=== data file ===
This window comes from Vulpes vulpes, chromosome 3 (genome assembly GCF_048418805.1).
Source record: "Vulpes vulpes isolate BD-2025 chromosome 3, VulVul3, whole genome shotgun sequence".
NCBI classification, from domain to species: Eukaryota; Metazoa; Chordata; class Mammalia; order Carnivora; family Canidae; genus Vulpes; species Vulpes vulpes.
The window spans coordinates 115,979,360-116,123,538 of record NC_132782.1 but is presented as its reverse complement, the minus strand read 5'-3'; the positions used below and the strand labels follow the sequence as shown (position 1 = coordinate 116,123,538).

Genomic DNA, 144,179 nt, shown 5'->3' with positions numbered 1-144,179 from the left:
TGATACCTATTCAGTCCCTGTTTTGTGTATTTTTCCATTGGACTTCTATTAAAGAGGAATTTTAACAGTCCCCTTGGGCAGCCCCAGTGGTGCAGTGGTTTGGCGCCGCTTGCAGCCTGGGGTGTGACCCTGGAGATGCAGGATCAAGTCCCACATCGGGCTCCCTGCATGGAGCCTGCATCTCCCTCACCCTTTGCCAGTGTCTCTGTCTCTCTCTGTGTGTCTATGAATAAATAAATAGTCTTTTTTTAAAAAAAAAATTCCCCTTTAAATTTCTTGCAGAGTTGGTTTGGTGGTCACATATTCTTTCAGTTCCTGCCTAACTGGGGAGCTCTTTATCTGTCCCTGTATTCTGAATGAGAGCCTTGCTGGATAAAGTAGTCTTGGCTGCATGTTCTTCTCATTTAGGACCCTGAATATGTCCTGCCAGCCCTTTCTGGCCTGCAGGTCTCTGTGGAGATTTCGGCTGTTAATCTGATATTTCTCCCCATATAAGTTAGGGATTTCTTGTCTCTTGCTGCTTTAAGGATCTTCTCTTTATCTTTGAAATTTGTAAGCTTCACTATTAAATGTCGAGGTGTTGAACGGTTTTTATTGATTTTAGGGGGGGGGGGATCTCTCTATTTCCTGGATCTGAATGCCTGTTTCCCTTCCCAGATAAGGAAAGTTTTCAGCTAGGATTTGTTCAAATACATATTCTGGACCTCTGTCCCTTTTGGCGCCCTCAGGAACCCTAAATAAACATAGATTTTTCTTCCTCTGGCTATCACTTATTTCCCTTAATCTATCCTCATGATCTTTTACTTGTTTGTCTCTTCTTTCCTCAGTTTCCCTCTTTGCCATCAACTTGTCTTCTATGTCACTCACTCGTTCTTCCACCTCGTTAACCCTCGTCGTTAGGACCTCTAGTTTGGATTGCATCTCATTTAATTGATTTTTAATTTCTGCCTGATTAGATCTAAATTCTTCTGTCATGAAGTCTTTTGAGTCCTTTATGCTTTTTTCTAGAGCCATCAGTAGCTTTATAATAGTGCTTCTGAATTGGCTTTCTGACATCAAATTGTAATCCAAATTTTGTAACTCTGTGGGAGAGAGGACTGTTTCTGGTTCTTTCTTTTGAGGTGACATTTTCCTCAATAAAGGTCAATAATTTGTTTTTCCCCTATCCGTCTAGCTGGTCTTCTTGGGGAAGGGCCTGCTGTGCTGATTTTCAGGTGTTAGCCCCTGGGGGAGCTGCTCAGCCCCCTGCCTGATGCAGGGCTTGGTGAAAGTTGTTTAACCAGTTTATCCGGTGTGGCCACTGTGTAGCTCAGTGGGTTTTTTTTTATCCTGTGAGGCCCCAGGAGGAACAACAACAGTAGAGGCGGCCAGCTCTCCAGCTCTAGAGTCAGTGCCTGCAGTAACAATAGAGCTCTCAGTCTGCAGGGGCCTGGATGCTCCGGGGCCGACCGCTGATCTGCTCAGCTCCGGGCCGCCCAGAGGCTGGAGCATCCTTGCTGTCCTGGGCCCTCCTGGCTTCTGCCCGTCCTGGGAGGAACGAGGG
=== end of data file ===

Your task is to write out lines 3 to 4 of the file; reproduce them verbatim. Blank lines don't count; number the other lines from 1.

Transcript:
NCBI classification, from domain to species: Eukaryota; Metazoa; Chordata; class Mammalia; order Carnivora; family Canidae; genus Vulpes; species Vulpes vulpes.
The window spans coordinates 115,979,360-116,123,538 of record NC_132782.1 but is presented as its reverse complement, the minus strand read 5'-3'; the positions used below and the strand labels follow the sequence as shown (position 1 = coordinate 116,123,538).